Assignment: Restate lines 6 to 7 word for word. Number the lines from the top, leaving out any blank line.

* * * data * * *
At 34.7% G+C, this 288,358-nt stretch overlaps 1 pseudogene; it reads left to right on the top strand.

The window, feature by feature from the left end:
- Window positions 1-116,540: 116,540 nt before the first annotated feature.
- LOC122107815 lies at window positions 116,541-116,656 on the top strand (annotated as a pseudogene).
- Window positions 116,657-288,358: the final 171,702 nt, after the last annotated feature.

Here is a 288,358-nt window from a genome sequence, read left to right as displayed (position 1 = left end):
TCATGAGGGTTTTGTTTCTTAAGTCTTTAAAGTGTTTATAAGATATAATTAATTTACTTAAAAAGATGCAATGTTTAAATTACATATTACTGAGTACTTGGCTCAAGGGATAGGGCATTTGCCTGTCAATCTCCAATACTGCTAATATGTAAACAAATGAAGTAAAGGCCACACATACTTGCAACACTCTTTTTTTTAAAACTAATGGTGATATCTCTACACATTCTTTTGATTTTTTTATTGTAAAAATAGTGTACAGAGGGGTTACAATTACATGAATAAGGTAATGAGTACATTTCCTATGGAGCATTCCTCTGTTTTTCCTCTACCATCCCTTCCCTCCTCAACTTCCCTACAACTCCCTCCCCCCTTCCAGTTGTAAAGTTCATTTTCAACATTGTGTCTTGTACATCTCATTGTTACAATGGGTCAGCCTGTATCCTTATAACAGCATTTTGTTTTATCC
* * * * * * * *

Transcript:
Here is a 288,358-nt window from a genome sequence, read left to right as displayed (position 1 = left end):
TCATGAGGGTTTTGTTTCTTAAGTCTTTAAAGTGTTTATAAGATATAATTAATTTACTTAAAAAGATGCAATGTTTAAATTACATATTACTGAGTACTTGGCTCAAGGGATAGGGCATTTGCCTGTCAATCTCCAATACTGCTAATATGTAAACAAATGAAGTAAAGGCCACACATACTTGCAACACTCTTTTTTTTAAAACTAATGGTGATATCTCTACACATTCTTTTGATTTTTTTATTGTAAAAATAGTGTACAGAGGGGTTACAATTACATGAATAAGGTAATGAGTACATTTCCTATGGAGCATTCCTCTGTTTTTCCTCTACCATCCCTTCCCTCCTCAACTTCCCTACAACTCCCTCCCCCCTTCCAGTTGTAAAGTTCATTTTCAACATTGTGTCTTGTACATCTCATTGTTACAATGGGTCAGCCTGTATCCTTATAACAGCATTTTGTTTTATCC